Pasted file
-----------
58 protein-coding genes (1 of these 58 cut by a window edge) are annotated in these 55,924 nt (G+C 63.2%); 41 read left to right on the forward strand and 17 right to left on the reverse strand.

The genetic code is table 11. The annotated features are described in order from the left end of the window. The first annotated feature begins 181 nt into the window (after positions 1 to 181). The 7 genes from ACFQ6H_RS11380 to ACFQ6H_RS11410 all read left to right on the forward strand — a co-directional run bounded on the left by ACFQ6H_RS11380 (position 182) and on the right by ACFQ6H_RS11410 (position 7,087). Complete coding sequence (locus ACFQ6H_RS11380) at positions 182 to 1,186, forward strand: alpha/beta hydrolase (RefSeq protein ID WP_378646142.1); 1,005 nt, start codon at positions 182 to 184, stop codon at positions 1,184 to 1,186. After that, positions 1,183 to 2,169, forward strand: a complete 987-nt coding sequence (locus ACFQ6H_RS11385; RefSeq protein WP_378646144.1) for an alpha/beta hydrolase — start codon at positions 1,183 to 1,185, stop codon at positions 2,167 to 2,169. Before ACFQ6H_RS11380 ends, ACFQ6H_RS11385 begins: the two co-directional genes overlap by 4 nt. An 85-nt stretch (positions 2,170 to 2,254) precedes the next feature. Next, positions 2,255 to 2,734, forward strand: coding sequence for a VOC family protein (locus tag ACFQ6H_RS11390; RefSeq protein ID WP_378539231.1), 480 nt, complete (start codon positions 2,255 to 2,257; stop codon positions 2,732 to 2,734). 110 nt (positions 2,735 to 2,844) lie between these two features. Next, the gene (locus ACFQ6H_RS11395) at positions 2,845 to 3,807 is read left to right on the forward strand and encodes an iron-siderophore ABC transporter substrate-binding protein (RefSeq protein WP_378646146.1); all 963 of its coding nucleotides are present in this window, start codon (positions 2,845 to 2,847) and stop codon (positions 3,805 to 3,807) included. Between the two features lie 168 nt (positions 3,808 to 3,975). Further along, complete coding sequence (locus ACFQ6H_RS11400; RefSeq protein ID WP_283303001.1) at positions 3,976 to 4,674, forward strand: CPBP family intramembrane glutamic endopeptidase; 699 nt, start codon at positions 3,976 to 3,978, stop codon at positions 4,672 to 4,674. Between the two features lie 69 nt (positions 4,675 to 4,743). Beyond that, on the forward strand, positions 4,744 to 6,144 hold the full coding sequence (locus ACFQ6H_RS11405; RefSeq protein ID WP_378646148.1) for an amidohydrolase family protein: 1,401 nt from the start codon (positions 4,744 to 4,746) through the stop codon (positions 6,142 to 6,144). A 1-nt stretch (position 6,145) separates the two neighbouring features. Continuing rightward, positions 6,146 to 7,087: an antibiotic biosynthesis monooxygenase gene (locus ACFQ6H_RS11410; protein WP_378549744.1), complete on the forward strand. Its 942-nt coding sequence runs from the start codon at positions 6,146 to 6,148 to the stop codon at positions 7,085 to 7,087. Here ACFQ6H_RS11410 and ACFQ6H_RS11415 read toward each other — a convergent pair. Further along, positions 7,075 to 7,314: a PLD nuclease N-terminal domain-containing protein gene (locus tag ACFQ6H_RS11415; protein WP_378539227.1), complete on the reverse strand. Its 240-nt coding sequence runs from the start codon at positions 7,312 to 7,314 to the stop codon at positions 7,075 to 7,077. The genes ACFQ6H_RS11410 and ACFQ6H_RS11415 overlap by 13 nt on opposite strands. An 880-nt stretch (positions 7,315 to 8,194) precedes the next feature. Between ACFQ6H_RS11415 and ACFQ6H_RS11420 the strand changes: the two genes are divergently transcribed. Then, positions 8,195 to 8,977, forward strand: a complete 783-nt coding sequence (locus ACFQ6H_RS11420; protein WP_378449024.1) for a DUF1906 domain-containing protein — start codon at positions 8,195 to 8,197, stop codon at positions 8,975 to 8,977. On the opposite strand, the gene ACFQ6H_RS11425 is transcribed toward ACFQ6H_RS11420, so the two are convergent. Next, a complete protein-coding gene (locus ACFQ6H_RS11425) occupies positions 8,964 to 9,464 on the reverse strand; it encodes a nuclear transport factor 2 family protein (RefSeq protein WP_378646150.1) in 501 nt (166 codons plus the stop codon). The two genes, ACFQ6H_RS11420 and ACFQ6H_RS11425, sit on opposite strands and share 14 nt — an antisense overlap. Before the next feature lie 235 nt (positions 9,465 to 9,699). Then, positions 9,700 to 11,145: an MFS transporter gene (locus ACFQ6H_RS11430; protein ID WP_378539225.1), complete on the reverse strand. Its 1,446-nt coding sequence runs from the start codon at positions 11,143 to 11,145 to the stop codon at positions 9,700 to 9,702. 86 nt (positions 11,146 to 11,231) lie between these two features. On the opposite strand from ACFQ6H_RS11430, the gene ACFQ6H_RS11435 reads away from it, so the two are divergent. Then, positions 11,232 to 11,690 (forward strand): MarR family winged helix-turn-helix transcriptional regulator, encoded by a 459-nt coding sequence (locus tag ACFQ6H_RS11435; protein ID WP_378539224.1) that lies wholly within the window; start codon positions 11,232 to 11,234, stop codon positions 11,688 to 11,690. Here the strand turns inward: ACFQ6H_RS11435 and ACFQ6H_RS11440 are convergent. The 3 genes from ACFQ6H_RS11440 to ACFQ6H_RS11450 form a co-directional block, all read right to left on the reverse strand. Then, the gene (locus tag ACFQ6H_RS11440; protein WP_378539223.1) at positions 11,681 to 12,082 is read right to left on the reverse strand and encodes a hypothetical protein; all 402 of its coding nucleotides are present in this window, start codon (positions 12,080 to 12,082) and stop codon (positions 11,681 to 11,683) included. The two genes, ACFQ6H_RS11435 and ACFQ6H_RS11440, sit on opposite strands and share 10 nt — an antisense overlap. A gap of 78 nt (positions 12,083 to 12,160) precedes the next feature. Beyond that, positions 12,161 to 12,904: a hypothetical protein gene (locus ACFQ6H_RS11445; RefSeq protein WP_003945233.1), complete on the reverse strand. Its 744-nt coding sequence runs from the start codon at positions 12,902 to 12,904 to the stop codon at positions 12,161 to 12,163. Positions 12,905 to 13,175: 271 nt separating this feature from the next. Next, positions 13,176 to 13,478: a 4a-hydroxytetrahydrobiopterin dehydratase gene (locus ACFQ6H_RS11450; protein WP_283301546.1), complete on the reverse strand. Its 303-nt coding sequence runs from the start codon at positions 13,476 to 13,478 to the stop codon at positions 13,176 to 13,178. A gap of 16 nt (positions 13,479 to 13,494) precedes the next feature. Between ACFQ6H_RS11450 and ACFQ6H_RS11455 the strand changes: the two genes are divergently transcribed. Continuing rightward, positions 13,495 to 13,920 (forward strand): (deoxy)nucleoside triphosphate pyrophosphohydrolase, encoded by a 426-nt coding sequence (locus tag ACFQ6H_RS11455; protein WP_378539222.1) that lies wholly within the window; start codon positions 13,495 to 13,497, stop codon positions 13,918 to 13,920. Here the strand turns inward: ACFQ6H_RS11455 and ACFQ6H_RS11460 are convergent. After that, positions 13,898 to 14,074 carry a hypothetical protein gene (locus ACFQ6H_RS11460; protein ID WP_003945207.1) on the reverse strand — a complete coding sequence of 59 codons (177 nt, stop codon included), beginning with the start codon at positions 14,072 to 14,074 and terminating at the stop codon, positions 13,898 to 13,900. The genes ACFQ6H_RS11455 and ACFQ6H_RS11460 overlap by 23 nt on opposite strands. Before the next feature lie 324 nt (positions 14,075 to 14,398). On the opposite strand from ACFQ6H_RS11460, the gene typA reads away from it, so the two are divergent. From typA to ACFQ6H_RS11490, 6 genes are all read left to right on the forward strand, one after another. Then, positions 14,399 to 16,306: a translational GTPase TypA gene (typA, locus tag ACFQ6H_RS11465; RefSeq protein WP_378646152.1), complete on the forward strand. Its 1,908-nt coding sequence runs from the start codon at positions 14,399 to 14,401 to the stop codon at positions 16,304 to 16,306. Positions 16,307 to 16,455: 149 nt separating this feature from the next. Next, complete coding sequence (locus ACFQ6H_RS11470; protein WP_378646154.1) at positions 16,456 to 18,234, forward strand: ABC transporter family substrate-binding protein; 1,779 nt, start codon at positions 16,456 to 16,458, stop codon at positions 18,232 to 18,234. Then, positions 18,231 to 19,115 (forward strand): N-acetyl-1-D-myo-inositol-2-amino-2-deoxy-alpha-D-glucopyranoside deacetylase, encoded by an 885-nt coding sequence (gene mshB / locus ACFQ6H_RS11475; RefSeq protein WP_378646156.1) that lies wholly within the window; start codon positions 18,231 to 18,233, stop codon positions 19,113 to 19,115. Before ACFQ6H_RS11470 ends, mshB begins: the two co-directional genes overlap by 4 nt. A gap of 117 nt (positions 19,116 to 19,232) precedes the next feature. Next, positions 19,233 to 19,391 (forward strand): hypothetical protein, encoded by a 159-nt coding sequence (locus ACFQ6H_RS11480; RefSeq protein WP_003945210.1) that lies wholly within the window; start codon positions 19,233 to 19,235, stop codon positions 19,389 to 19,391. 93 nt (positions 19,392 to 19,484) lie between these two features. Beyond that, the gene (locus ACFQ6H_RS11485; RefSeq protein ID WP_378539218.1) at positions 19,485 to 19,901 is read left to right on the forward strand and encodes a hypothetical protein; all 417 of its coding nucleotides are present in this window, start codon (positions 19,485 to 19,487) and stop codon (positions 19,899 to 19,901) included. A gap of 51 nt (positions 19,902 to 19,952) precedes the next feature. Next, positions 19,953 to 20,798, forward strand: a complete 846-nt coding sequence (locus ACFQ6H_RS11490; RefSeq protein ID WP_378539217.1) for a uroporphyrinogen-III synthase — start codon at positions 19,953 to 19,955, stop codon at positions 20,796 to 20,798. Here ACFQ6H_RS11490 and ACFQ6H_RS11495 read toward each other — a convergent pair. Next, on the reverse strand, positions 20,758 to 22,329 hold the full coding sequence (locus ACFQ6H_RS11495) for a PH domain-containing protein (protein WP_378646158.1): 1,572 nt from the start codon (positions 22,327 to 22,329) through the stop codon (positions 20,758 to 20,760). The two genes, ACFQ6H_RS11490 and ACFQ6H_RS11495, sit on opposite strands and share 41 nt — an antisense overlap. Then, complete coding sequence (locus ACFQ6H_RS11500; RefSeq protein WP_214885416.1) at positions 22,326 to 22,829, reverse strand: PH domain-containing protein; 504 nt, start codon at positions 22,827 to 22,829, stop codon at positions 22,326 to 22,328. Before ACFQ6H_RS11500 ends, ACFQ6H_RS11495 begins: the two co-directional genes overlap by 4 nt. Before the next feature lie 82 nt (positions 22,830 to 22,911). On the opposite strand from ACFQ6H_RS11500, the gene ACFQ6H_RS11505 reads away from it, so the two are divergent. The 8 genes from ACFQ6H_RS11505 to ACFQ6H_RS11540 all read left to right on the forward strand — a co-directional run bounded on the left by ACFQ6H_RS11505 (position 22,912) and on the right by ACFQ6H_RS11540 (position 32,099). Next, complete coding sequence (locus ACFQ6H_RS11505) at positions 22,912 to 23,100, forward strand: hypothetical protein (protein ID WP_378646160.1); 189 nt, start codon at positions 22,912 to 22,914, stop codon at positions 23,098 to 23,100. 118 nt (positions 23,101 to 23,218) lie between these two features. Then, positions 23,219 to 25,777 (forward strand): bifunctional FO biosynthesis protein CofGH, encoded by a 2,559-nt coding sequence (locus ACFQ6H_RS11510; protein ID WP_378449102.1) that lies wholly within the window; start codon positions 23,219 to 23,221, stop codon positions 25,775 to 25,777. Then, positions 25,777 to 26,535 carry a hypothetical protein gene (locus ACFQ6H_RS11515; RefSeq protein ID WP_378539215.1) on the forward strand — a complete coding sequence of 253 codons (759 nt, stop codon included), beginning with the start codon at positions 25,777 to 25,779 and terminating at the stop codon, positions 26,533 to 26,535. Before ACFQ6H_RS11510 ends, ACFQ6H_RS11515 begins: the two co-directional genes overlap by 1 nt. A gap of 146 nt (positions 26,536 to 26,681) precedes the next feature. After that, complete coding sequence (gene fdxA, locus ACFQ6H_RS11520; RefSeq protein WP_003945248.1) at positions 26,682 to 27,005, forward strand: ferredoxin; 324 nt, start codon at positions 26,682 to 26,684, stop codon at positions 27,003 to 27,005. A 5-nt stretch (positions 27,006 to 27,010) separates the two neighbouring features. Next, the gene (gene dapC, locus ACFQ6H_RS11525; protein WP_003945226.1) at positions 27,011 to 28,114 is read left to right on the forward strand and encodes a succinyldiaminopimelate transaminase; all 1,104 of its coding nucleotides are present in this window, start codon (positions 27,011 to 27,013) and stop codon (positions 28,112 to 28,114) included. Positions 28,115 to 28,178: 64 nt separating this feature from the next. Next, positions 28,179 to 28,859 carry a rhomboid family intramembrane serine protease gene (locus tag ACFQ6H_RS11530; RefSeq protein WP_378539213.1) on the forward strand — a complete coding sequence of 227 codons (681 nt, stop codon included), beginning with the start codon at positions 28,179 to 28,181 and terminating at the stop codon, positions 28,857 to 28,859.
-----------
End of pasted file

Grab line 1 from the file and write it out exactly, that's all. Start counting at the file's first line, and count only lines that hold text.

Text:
58 protein-coding genes (1 of these 58 cut by a window edge) are annotated in these 55,924 nt (G+C 63.2%); 41 read left to right on the forward strand and 17 right to left on the reverse strand.